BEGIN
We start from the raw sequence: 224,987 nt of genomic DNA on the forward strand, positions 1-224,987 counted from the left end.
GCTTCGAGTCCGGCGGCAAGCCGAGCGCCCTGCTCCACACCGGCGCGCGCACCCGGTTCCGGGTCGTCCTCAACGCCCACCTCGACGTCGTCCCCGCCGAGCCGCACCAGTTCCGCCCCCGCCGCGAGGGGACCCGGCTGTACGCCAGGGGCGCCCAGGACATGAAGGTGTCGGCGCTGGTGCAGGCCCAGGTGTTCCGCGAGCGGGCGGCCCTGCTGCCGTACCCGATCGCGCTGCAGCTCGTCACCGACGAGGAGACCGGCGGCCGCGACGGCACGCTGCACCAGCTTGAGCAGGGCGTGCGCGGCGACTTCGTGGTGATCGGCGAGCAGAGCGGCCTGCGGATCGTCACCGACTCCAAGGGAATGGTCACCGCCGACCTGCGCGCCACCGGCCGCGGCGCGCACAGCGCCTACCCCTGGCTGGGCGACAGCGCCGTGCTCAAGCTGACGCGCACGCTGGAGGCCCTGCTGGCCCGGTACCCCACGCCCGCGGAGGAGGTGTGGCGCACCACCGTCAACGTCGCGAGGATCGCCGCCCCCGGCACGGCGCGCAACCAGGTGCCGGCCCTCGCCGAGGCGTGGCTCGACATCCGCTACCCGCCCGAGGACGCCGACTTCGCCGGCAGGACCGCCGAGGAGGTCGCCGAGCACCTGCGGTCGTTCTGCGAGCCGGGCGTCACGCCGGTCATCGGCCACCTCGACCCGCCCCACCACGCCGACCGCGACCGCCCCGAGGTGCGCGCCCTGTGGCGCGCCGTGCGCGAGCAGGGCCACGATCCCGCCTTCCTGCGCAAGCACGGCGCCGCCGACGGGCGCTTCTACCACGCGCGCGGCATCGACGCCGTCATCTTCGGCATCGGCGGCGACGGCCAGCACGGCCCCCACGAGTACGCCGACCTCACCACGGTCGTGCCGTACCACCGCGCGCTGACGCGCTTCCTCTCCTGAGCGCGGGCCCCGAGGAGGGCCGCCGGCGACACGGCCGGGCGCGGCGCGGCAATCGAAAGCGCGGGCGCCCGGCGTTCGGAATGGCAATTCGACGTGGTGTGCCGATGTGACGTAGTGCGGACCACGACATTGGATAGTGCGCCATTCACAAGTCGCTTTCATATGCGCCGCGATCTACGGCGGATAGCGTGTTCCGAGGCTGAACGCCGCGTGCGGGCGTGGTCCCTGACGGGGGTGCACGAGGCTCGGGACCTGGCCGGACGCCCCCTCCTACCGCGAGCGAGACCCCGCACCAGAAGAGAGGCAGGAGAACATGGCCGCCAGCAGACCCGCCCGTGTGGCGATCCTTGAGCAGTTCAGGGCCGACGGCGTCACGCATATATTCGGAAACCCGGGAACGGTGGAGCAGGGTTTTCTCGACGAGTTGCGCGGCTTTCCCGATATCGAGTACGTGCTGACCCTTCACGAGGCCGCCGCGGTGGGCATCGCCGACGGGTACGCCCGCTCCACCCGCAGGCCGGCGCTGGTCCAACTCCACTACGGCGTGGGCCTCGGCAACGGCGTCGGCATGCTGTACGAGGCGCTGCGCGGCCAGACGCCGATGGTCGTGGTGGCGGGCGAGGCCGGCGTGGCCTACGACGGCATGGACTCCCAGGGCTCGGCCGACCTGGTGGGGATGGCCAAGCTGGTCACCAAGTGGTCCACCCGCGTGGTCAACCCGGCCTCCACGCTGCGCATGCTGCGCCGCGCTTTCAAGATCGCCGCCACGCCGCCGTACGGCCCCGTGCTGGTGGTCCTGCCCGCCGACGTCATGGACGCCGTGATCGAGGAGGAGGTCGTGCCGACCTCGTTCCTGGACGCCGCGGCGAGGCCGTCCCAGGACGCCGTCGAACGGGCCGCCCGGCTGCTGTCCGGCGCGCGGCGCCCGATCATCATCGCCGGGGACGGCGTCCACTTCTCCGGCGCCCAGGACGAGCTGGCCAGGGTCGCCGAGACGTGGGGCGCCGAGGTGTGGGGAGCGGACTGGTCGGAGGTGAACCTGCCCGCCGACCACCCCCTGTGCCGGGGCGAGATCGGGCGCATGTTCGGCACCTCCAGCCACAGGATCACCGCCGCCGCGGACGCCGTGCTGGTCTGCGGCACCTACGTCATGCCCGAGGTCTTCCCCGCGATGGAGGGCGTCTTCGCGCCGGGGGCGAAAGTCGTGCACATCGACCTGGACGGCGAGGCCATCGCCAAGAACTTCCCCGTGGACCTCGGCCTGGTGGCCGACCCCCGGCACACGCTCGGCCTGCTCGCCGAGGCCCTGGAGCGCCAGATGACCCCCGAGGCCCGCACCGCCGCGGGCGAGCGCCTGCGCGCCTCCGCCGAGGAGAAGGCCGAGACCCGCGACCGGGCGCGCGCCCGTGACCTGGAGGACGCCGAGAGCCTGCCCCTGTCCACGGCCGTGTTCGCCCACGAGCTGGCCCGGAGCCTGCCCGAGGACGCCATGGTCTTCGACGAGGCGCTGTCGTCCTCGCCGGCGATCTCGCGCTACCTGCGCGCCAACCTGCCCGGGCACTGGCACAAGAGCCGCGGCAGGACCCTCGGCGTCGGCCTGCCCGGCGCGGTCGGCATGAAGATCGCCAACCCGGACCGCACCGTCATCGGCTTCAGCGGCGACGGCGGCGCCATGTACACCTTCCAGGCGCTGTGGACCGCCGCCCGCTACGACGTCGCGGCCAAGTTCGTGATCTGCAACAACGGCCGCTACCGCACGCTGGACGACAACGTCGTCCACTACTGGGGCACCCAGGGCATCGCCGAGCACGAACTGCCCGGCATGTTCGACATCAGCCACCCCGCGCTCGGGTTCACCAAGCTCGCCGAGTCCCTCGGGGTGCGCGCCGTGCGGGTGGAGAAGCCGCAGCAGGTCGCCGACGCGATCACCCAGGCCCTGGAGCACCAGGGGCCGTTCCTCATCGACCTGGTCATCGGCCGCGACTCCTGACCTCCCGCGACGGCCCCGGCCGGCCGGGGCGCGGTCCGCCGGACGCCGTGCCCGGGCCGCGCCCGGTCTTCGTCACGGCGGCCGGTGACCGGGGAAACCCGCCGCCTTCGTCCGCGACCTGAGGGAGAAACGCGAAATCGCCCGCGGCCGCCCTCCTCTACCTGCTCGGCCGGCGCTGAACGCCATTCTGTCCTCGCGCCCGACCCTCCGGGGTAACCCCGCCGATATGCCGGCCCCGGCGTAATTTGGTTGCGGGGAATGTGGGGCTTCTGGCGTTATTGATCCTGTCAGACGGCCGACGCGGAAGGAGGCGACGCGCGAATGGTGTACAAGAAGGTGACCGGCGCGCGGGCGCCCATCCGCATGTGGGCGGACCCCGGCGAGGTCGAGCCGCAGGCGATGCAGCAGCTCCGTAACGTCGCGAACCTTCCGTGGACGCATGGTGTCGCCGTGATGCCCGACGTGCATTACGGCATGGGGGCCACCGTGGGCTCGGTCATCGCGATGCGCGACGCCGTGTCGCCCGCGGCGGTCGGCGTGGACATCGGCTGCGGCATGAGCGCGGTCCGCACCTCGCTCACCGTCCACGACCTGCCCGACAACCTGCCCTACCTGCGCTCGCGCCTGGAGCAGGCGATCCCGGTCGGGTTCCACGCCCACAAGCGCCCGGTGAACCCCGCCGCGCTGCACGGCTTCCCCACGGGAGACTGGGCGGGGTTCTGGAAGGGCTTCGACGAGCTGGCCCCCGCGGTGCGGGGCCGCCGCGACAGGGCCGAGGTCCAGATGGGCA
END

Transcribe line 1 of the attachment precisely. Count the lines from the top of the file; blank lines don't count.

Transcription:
We start from the raw sequence: 224,987 nt of genomic DNA on the forward strand, positions 1-224,987 counted from the left end.